Legislation increases federal investment in pediatric cancer research
From the office of Congressman Brian Higgins:
Congressman Brian Higgins, D-NY-26, is calling for Congress to approve the Fairness to Kids with Cancer Act (H.R. 4429). The proposed legislation, which Higgins is cosponsoring, seeks to achieve parity between the share of federal funding for cancer research that is allocated to pediatric cancer research and the percentage of the U.S. population that is under the age of 18.
Higgins, who serves as co-chair of the Congressional Cancer Caucus and is a member of the Childhood Cancer Caucus, said, “While we’ve made great strides in pediatric cancer survival rates, the response to and effects of treatment are much different in children than adults. A cancer diagnosis is devastating for families. The best way to support kids stuck with cancer and the families that love them is by making a substantial and targeted national investment in pediatric cancer research.”
Although the past few decades have seen major advances in oncology treatment, cancer remains the leading cause of death by disease in children under the age of 13. Tens of thousands of children throughout the U.S. will be diagnosed with cancer in the next year: on average, roughly one out of every five of them will die within five years of their diagnosis, while another fifth will not survive the next 25 years.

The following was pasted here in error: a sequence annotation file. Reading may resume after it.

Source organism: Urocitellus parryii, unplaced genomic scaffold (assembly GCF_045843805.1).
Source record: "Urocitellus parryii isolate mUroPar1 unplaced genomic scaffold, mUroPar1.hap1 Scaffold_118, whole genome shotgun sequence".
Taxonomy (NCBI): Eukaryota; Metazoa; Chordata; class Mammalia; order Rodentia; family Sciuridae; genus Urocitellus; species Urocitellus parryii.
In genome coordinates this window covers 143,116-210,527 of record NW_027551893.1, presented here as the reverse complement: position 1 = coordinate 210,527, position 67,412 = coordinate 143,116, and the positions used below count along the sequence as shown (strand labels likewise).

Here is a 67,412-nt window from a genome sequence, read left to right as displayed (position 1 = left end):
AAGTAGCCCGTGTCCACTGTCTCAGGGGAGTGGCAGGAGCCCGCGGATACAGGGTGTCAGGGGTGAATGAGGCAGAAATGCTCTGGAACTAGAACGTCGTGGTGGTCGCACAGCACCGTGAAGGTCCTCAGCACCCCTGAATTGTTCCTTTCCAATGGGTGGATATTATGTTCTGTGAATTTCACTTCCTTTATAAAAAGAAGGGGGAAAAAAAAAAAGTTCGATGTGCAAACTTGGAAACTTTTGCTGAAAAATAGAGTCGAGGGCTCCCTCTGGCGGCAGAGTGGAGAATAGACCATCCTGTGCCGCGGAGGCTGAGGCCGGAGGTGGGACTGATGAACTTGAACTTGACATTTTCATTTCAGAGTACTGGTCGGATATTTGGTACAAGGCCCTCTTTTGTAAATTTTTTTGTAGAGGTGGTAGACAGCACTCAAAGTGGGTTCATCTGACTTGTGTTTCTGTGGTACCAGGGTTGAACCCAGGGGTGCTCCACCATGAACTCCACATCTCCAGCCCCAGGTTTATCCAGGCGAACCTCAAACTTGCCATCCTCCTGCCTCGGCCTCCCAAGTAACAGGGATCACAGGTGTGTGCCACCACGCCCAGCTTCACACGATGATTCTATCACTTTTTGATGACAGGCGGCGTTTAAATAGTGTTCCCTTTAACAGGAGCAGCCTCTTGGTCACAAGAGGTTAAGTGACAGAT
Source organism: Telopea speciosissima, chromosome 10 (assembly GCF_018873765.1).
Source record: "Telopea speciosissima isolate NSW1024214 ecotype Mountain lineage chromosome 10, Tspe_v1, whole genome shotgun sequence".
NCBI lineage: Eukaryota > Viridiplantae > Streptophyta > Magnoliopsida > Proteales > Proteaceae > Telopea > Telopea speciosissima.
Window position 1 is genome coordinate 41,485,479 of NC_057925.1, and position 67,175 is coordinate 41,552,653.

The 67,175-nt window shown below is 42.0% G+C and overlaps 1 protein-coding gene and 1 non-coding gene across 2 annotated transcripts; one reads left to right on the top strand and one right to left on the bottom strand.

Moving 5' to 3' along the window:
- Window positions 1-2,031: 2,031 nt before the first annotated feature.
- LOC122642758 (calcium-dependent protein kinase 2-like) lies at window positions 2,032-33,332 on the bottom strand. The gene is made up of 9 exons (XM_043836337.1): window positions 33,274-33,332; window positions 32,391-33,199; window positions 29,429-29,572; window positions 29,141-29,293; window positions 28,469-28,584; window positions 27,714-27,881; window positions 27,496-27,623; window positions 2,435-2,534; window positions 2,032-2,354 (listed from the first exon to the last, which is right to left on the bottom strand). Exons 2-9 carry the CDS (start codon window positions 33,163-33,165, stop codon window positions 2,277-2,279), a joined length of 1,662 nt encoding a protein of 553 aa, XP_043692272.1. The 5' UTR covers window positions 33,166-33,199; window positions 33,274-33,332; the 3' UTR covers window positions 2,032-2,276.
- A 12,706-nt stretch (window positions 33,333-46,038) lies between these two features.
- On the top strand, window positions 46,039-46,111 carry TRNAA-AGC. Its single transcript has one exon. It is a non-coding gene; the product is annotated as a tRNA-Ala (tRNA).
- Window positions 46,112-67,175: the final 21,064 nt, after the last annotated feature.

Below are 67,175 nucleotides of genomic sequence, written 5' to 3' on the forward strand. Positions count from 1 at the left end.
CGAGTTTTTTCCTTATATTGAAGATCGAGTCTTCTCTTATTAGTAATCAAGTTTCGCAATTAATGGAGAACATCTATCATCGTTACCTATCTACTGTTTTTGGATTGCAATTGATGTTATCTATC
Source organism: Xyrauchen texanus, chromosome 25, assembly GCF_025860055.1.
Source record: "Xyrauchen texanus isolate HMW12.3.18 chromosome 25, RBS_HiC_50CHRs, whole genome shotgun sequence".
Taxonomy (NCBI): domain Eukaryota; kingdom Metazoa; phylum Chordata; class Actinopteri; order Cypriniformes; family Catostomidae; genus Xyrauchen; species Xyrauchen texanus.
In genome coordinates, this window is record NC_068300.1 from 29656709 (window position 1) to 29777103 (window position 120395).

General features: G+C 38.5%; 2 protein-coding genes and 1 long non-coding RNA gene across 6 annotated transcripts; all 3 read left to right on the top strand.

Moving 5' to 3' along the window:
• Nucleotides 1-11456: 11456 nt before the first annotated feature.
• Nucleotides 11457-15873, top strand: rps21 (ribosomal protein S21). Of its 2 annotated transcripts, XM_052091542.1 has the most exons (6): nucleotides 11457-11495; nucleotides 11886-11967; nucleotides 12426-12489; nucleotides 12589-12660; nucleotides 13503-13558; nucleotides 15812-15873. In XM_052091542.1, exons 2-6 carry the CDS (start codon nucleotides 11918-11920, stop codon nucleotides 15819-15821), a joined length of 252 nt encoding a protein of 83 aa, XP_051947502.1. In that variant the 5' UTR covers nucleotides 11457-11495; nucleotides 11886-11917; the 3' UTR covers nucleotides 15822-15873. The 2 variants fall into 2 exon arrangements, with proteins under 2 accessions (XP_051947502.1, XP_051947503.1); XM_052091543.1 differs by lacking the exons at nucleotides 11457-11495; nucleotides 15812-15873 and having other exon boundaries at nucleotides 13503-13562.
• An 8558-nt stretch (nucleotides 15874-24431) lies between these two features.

Due to the particular circumstances associated with childhood development, treatment is often costlier and more physically devastating for pediatric patients. As cells in children’s bodies are fast-growing, children are much more sensitive to the negative effects of chemotherapy than adults with the same forms of cancer. Furthermore, a high percentage of childhood cancer survivors incur “late effects” – serious health issues as a result of their treatment.
Despite the increased risk posed to children, less than 4% of the total National Cancer Institute (NCI) research budget is presently directed specifically toward childhood cancer research. The Fairness to Kids with Cancer Act would adjust this distribution so it is proportionally aligned with the age demographics of the U.S. based on data gathered through the 2020 census.
September is Childhood Cancer Awareness month. In Western New York, Roswell Park Comprehensive Cancer Center and Oishei Children’s Hospital of Buffalo continue to be on the front-lines in the fight against pediatric cancer.